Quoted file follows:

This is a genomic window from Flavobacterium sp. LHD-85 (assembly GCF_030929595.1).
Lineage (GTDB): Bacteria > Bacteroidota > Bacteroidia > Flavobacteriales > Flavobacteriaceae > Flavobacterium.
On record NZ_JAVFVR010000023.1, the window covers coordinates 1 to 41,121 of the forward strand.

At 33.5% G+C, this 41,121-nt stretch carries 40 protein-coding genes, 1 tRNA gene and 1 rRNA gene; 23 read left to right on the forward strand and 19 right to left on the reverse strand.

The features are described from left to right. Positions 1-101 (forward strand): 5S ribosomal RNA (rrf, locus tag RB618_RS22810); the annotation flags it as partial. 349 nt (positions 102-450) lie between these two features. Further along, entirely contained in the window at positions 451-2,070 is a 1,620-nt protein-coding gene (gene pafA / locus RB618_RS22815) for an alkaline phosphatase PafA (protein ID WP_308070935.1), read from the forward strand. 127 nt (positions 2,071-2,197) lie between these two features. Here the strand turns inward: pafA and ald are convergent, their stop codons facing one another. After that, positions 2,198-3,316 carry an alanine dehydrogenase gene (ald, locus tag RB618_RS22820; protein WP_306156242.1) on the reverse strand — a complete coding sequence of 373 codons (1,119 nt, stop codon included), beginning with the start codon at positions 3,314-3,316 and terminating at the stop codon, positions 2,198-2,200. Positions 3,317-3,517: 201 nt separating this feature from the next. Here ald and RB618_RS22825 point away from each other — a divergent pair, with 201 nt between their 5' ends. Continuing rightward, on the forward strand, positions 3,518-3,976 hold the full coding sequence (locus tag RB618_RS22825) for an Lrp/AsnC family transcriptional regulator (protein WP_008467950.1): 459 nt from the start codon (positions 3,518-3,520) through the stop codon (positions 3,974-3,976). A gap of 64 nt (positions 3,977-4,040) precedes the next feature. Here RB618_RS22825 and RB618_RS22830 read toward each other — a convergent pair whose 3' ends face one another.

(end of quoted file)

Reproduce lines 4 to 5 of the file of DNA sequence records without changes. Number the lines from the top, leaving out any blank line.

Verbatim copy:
At 33.5% G+C, this 41,121-nt stretch carries 40 protein-coding genes, 1 tRNA gene and 1 rRNA gene; 23 read left to right on the forward strand and 19 right to left on the reverse strand.

The features are described from left to right. Positions 1-101 (forward strand): 5S ribosomal RNA (rrf, locus tag RB618_RS22810); the annotation flags it as partial. 349 nt (positions 102-450) lie between these two features. Further along, entirely contained in the window at positions 451-2,070 is a 1,620-nt protein-coding gene (gene pafA / locus RB618_RS22815) for an alkaline phosphatase PafA (protein ID WP_308070935.1), read from the forward strand. 127 nt (positions 2,071-2,197) lie between these two features. Here the strand turns inward: pafA and ald are convergent, their stop codons facing one another. After that, positions 2,198-3,316 carry an alanine dehydrogenase gene (ald, locus tag RB618_RS22820; protein WP_306156242.1) on the reverse strand — a complete coding sequence of 373 codons (1,119 nt, stop codon included), beginning with the start codon at positions 3,314-3,316 and terminating at the stop codon, positions 2,198-2,200. Positions 3,317-3,517: 201 nt separating this feature from the next. Here ald and RB618_RS22825 point away from each other — a divergent pair, with 201 nt between their 5' ends. Continuing rightward, on the forward strand, positions 3,518-3,976 hold the full coding sequence (locus tag RB618_RS22825) for an Lrp/AsnC family transcriptional regulator (protein WP_008467950.1): 459 nt from the start codon (positions 3,518-3,520) through the stop codon (positions 3,974-3,976). A gap of 64 nt (positions 3,977-4,040) precedes the next feature. Here RB618_RS22825 and RB618_RS22830 read toward each other — a convergent pair whose 3' ends face one another.